Depression is on the rise among millennials. YouGov called us the “loneliest generation”. Money stress is rampant. Longer work hours and stagnant wages are leading to higher rates of burnout. We’re facing the second once-in-a-lifetime downturn at a crucial time.
Many of us are now approaching their 30s. It’s a huge milestone. And it feels as though we’re on a strict timeline. Almost every 30-year old I’ve talked to seems to be having a crisis. We don’t know what we want. We’re not happy. And sometimes, we feel like a failure.
Let’s go back to our early 20s for a moment. Do you remember your commencement speech? Commencement speakers love to tell you that you should “follow your passion” no matter what and that you should “embrace failure” to push forward. Let’s leave aside the fact that many of them are boomers who faced a completely different economic environment. Or the bullshitty conventions and platitudes of the genre. Or that survivorship bias is real. The problem is that “embracing failure” is not really a choice. Failures happen. What we need are new ways to reflect upon them that are not so facile.
Gravity Problems and Reframing
In Designing Your Life, Bill Burnett and Dave Evans suggest that we should distinguish fixable problems and gravity problems.
“I’ve got this big problem and I don’t know what to do about it.”
“Oh, wow, Jane, what’s the problem?”
“Yeah—it’s making me crazy! I’m feeling heavier and heavier. I can’t get my bike up hills easily. It never leaves me. I don’t know what to do about it. Can you help me?”
Sometimes, we’re just trying to solve the wrong problem. There are situations and circumstances that you can’t really trick or bend to your will. Making a living as a writer or pursuing an academic career in the humanities won’t become easy overnight. If you want to become a doctor but you don’t want to invest ten years at this stage of your life, you can’t really do anything about it.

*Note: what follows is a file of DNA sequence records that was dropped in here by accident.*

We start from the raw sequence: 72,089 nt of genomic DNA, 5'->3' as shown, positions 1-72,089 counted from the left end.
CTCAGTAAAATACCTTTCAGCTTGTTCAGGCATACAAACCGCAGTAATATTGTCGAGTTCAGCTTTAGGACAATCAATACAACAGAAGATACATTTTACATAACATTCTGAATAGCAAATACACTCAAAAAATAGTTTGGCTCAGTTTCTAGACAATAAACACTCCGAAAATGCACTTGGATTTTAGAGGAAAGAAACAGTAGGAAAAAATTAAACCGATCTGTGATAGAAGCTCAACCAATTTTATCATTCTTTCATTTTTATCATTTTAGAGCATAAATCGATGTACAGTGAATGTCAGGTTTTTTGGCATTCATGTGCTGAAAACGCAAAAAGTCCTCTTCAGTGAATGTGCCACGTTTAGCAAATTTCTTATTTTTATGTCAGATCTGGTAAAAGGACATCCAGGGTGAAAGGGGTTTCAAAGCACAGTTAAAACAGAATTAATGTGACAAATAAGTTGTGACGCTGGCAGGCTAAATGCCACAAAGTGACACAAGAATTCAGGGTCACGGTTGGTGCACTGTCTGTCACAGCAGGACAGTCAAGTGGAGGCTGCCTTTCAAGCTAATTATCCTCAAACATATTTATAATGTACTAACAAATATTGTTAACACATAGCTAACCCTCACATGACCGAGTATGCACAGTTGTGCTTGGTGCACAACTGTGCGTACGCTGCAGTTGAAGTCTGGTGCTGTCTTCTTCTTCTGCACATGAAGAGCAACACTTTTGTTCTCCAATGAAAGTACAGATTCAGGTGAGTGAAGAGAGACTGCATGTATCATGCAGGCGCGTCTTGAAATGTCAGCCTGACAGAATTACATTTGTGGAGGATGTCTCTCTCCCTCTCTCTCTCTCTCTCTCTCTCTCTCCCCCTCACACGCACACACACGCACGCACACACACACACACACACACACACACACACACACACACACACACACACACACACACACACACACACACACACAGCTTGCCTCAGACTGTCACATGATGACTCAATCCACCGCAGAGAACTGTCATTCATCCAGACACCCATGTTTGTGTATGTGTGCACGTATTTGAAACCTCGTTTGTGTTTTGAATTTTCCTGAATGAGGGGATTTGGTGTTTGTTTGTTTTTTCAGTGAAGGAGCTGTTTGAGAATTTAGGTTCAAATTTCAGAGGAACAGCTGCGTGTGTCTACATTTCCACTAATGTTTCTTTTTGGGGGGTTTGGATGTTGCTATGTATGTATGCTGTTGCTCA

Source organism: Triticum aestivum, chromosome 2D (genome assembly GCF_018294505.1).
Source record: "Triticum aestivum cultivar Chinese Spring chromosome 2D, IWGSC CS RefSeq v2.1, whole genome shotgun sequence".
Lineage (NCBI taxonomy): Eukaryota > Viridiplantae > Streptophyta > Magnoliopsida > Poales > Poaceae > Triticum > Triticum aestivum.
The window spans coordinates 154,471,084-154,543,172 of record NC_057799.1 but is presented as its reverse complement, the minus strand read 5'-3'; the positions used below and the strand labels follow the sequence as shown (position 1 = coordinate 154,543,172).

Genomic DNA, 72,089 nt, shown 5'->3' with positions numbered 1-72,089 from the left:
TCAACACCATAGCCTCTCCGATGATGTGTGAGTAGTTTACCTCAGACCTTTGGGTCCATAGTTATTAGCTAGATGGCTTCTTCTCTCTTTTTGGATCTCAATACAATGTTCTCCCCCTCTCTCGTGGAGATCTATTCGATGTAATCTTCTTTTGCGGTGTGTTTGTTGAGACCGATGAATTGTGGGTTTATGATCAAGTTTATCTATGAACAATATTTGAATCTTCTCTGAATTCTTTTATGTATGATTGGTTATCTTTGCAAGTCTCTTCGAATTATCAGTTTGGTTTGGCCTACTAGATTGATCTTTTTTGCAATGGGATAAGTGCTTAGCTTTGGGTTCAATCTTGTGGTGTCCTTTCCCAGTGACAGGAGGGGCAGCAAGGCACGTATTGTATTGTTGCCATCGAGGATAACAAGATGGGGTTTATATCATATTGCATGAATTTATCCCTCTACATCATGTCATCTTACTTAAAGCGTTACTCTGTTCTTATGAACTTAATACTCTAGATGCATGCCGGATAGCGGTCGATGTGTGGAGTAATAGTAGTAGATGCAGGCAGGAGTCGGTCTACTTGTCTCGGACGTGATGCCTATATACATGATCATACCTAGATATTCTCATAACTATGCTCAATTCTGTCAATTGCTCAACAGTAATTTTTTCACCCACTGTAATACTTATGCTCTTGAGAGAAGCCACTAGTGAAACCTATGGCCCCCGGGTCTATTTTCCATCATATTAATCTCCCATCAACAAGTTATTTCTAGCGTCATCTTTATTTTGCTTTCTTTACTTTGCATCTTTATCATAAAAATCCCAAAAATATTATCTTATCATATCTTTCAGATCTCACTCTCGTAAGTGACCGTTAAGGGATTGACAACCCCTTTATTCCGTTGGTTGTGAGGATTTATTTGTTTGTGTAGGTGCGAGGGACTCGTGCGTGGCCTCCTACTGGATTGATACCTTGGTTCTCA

So, should you just give up?
No. The key here is reframing.
You may remind yourself that you’ll start taking care of patients as an intern well before 10 years. Or that non-academic employment shouldn’t feel like a failure.
Reframing is a great strategy for your past failures as well. Every time you fail, you learn something, and this means that you will be able to make better decisions in the future.
Failure = Motivation
The fear of being a failure can be motivating. It is not necessarily a bad thing that you feel like you’re running out of time. While the opposite is true, it may just be the sign of strong motivation. This is one of the main traits of highly successful people. Use your inner motivation to propel yourself.
Failures Are Stepping Stones
Clinical psychologist Meg Jay encourages us to make the most out of our 20s. And how do you make the most of them? By trying stuff. Even if nothing really worked out as planned, trying and failing is essential for self-development. The failings of your 20s are the stepping stones that led you to where you need to be by 30.
The Art of Failure
Fantastic art has been made about failure. Being a chaotic mess is the defining trope of the past decade in TV shows and novels. Your mistakes give you something to say to the world, something to express through your art. Maybe you should try creatively expressing yourself through drawing meditation, photography, or poetry.
Let’s put these points into action. What’s something you’re glad you failed at during your 20s? Think about it and let us know. If you feel like a failure at 30, don’t beat yourself down, but build upon the lessons learned.